In a world plagued with allegations of “fake news” (whether justified or unfounded), what is your trusted source for truth? How does your view of truth impact the way you see the world?
Here are three of the most common worldviews and where they find their truth…
#1 – Truth is “up there” (Premodernism)
From early humanity until the fourteenth or fifteenth century A.D., a respect for a “higher authority” dominated the world.
Although opinions about the higher authority often varied, a leader from this era might have explained, “If you want to understand the world, you must submit to a code of divine law.”
Those espousing this worldview believe that faith trumps logic.
James Henslin records, “Just as humans today have an intense desire to unravel the mysteries around them, so did people in ancient times. Their explanations were not based on observations alone, however, but were also mixed with superstition.” Stories, myths, and even the position of the stars played a role in people’s discernment of truth.
When a typical premodern thinker observed facts, he or she would primarily think, “How does this observation relate to my standard of revealed truth?” After seeking divine perspective on the issue, he or she would then interpret the observations through a divine grid.
The basic premise of premodernism is that truth comes from somewhere “up there” (i.e. from God or some form of god-consciousness) and that humanity was created for a higher purpose.
#2 – Truth is “out there” (Modernism)
James Henslin records, “To satisfy their basic curiosities about the world, humans gradually developed science–systematic methods to study the social and natural worlds.” Such thinking characterized the modernistic thought that prevailed after the Middle Ages and led to cross-continental enlightenments. A magical and (eventually) scientific worldview ruled the day.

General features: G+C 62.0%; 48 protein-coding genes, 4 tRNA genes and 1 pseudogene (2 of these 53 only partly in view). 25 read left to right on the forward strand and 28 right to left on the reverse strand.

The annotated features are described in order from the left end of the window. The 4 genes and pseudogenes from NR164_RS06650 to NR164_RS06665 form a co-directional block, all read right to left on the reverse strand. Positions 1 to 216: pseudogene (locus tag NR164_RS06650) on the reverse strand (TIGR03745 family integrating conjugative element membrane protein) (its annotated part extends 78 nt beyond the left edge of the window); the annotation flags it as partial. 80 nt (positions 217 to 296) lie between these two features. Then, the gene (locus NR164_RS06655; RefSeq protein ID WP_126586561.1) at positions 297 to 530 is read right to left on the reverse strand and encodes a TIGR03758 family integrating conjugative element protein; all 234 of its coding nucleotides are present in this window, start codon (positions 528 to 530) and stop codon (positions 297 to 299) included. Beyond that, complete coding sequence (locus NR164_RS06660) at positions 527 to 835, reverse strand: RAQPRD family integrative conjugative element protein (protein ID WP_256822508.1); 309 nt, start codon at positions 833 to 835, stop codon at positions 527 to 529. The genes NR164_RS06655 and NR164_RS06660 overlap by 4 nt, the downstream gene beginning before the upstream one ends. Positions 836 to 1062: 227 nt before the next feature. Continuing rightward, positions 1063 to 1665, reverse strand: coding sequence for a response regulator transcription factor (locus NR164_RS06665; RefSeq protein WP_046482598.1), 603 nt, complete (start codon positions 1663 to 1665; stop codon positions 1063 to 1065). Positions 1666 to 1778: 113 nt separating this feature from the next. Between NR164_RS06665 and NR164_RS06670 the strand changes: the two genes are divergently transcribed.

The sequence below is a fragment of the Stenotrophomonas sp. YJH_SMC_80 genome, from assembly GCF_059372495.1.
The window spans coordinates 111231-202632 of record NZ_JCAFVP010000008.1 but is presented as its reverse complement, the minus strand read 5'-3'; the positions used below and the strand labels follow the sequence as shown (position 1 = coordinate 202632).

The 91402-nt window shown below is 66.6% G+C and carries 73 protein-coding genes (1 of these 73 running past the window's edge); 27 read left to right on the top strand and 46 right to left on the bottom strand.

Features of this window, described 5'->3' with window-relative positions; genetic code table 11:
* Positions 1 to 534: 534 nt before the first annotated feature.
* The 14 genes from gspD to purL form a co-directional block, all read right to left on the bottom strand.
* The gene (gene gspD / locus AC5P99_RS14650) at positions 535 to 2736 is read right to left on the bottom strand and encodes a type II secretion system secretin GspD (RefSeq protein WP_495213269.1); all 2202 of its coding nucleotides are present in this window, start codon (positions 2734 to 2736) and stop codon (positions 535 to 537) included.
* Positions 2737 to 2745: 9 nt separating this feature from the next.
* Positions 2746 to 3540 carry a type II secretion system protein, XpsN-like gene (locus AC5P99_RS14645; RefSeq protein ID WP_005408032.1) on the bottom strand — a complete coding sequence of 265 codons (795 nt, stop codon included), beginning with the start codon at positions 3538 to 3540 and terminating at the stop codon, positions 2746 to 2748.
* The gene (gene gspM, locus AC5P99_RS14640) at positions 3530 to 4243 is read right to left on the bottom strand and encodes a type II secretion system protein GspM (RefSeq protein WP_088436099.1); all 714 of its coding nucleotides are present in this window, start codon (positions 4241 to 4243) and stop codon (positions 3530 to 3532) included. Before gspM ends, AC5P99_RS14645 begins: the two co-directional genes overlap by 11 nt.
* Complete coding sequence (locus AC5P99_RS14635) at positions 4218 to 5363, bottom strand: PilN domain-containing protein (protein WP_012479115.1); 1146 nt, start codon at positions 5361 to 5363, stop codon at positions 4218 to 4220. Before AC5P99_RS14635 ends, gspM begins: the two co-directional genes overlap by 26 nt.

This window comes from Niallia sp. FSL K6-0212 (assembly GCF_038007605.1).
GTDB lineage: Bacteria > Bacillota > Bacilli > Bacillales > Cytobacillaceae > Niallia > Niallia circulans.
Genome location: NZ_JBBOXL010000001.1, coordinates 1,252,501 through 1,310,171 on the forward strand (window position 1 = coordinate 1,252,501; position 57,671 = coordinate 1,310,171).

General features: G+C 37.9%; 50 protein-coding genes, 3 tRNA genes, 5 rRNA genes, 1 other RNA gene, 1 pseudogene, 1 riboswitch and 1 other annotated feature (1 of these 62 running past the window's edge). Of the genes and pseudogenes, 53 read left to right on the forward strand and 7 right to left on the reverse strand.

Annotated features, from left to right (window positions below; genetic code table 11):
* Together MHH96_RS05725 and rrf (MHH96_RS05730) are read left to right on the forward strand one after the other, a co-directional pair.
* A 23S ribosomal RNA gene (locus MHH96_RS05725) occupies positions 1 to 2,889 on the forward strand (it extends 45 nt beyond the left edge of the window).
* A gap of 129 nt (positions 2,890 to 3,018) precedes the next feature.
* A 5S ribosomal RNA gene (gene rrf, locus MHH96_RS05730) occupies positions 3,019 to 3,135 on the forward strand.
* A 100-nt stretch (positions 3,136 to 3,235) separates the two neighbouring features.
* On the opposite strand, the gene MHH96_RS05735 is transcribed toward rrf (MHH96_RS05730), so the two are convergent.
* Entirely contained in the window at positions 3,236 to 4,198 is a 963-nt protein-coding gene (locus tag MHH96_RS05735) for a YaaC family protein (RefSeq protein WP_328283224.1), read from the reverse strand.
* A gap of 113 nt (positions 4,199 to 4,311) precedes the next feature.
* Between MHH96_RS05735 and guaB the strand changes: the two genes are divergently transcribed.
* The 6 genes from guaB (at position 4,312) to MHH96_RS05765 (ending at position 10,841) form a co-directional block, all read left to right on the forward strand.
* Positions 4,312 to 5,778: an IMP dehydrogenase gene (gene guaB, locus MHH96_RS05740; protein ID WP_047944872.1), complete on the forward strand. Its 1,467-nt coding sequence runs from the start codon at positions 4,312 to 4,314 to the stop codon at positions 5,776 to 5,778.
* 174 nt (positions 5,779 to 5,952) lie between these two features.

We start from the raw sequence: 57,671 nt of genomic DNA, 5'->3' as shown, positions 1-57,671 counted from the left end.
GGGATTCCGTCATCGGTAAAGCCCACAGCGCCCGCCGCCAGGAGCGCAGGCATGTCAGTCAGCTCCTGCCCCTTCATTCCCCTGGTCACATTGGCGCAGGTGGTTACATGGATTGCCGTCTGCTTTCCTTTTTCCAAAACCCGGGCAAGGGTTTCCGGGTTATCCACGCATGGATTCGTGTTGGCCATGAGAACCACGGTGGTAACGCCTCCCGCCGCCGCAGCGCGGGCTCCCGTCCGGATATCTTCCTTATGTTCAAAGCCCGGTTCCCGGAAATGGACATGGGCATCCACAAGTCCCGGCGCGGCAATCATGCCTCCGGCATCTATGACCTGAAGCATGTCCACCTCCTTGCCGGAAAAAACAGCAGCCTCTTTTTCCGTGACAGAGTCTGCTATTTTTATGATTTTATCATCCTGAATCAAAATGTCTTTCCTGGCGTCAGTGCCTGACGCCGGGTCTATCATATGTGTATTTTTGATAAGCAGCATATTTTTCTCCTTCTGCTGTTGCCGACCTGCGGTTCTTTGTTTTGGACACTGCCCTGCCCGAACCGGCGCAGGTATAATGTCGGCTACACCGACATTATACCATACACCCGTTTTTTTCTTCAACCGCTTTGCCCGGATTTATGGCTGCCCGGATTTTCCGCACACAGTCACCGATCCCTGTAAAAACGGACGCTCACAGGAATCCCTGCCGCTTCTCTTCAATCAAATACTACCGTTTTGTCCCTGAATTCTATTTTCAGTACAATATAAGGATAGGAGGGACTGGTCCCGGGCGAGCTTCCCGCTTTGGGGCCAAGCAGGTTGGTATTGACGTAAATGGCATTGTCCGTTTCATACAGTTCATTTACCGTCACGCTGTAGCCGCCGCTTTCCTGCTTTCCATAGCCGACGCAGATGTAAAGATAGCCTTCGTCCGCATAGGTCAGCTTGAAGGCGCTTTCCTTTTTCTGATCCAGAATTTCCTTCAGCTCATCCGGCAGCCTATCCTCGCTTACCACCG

A leader from this era might suggest, “Let’s examine the evidence with our intellect and decide what’s true and what’s not.”
Those espousing this worldview believe that logic trumps faith.
Tim Keller explains how the world transitioned from premodernity to modernity:
“In ancient times it was understood that there was a transcendent moral order outside the self, built into the fabric of the universe. If you violated that metaphysical order there were consequences just as severe as if you violated the physical reality by placing your hand in a fire. The path of wisdom was to learn to live in conformity with this unyielding reality. That wisdom rested largely in developing qualities of character, such as humility, compassion, courage, discretion, and loyalty.
Modernity reversed this. Ultimately reality was seen not so much as a supernatural order but as the natural world, and that was malleable. Instead of trying to shape our desires to fit reality, we now seek to control and shape reality to fit our desires.”
When a person in this period made an observation, he or she would then filter it through tests and logic… “I will run a series of tests and make my own logical conclusions based upon the evidence before me. When I am satisfied with my tests, if there is a divine authority or universal standard, I will transfer this grid of thinking up to him. If a divine authority does not exist, that’s okay too.”
The basic premise of modernism is that truth is somewhere “out there.” Divine consciousness and transcendence are virtually replaced with experimentation and observation.
Adolph Hitler was the quintessential modernist. He led his Nazis to slaughter Jews, gypsies, Slavs, homosexuals, people with disabilities, and others he deemed inferior. He justified his genocide based on those who were “least evolved.”